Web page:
Since custody agreements try to satisfy the "best interest of the child," the transgender parent is often placed in a bad light because of their transition. Some courts have seen through transphobia: the 1973 case Christian v. Randall found that "the record contain[ed] no evidence that the environment of the [transgender parent's] home ... endangered the children's physical health or impaired their emotional development." In all actuality, it should be as simple as this. Regardless of the transgender parent's initial gender identification, the fact that they went from being "Mommy" to "Daddy" should be irrelevant to their parenting ability. However, cases like Cisek v. Cisek (1982) ruled in favor of the cisgender parent (one whose gender identity and genitals "match," like a person identifying as a woman who has a vagina) because the "impact of [the parent's planned] gender reassignment surgery on the children is unknown." This should be a no-brainer: the child was not in contact with the parent's genitals before, and what is inside their parent's underwear will not influence their parenting skills one way or another. But this case and others like it have terminated parenting rights of the transgender parent simply because they were transgender.

The publication goes on to advise transgender parents about how to come out to their children, potentially involving the other parent if possible. A therapist may be contacted so the child can come to terms with the parent's transition as easily as possible. Lambda Legal, a civil rights legal organization that represents LGBT people, says that children are much less likely to react negatively to a parent's transition than adults are because they have fewer preconceived notions about what gender identification is. The ACLU/NCTE publication suggests having those who have worked closely with the child during the coming out process testify at the custody hearing, as they will be able to give the most accurate testimony of the child's well-being. If the child is old enough, they can also meet with the judge in private and discuss their feelings about the situation. The transgender parent's treating physician may also testify to the fact that the parent is undergoing the transition between genders. Additionally, it is very important that if any suspicion of mistreatment due to the parent being transgendered arises, they may call in an expert on the subject to deliver a "Transgender 101" testimony discussing the idea of gender identity and why one may want to transition.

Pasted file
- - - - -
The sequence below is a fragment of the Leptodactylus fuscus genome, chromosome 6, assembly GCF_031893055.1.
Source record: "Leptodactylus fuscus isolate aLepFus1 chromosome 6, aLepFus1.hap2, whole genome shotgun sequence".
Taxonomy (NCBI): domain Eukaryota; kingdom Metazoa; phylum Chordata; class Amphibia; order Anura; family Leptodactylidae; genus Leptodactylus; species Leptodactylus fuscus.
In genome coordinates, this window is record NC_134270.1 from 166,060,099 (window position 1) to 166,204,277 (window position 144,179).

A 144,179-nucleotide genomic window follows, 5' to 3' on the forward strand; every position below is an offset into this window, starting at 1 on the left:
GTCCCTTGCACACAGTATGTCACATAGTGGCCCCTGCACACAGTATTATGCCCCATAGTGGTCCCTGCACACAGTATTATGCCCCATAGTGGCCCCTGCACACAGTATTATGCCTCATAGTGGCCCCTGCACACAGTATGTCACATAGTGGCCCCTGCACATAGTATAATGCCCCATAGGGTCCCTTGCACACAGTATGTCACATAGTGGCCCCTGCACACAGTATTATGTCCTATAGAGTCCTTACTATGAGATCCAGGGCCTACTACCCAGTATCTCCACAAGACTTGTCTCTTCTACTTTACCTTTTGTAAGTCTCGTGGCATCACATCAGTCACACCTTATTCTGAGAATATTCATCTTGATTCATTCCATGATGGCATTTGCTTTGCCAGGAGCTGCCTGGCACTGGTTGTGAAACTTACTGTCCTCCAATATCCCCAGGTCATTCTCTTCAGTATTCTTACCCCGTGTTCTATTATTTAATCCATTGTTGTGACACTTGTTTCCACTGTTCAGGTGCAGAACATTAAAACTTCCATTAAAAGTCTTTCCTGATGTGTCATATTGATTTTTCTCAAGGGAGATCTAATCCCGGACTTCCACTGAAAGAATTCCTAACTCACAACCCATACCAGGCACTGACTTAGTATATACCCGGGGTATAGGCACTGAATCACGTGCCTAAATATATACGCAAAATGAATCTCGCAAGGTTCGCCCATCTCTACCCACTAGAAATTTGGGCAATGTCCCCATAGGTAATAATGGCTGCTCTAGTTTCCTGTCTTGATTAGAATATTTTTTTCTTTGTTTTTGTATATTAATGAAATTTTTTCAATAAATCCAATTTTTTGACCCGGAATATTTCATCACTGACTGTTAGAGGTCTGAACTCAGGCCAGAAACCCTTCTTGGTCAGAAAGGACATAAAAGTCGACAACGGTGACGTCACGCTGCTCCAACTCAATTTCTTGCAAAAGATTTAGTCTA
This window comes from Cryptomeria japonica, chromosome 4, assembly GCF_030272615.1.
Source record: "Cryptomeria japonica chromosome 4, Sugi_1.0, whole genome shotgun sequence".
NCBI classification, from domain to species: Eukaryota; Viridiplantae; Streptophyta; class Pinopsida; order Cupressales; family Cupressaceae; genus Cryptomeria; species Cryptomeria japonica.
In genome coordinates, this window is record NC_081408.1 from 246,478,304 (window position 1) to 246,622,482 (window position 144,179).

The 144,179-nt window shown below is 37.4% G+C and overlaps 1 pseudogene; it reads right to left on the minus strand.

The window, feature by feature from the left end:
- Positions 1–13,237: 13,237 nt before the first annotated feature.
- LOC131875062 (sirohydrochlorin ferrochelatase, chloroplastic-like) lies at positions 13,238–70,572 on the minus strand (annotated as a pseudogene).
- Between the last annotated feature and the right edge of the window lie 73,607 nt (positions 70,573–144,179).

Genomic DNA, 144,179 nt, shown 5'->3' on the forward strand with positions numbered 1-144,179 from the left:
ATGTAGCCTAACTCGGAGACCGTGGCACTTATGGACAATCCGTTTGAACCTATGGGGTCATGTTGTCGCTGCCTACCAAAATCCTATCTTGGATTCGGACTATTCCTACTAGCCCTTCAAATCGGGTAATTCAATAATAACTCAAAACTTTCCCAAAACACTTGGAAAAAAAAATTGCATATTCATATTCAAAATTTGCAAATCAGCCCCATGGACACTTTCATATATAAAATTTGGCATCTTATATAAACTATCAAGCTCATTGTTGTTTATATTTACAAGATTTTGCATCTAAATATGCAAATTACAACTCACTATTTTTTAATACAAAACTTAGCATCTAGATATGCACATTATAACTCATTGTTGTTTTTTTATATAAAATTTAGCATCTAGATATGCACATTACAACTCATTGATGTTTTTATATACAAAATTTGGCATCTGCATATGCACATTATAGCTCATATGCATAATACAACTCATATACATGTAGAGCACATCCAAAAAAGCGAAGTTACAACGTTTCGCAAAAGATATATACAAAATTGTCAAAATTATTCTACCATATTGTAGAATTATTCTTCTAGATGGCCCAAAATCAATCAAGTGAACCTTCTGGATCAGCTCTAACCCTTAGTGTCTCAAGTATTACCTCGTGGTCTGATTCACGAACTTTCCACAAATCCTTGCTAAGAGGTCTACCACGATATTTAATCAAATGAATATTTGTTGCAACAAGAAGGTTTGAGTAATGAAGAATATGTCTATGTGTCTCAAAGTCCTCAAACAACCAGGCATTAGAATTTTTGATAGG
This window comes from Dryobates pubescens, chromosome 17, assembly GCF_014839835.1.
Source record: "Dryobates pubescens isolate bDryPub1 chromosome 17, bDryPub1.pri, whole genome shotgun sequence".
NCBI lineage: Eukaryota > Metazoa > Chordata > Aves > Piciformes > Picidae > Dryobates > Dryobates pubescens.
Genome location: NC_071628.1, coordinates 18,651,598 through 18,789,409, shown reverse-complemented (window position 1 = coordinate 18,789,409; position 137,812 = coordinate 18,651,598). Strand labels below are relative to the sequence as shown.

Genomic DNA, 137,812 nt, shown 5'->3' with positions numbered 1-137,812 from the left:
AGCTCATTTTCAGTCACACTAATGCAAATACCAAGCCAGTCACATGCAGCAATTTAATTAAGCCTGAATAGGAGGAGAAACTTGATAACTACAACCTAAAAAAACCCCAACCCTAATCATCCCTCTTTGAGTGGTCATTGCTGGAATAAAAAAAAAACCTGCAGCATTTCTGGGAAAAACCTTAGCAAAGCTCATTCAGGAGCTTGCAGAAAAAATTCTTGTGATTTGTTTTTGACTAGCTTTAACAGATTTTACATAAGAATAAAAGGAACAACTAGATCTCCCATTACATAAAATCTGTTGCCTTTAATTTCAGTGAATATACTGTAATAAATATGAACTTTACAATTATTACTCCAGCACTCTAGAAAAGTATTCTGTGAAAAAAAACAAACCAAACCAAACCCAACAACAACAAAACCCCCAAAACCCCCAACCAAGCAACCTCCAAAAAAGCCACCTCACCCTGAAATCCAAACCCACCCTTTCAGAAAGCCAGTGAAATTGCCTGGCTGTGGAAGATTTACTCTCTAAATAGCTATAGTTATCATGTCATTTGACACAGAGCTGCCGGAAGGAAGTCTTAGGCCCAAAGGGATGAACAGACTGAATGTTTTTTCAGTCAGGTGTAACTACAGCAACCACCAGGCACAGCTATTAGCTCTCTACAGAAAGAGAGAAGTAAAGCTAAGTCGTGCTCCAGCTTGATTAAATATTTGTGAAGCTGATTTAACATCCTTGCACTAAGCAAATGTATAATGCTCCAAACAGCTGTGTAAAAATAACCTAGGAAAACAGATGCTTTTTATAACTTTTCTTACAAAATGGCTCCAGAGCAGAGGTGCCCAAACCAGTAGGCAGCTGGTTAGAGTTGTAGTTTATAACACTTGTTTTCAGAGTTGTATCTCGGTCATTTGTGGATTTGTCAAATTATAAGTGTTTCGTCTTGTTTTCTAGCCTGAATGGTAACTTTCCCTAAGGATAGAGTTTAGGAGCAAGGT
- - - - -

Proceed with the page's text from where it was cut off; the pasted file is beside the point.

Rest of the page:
Several laws are highlighted, including the court's inability to restrict the transgender parent's custody when it lacks evidence that the parent would be harmful, that keeping the child from the transgender parent due to social prejudice against transgender people is unlawful, and that the court cannot require a parent to conceal their gender identity unless it is shown that it would harm the child for them to know. These all work in the best interests of the child for one universal reason: Without proof or testimony of harm, neither the child nor the parent would benefit from being separated from one another. If evidence of potential harm does exist, then the court can take appropriate steps toward treating the transgender parent as one harboring an unsafe environment, not necessarily because of their gender identity or transition process.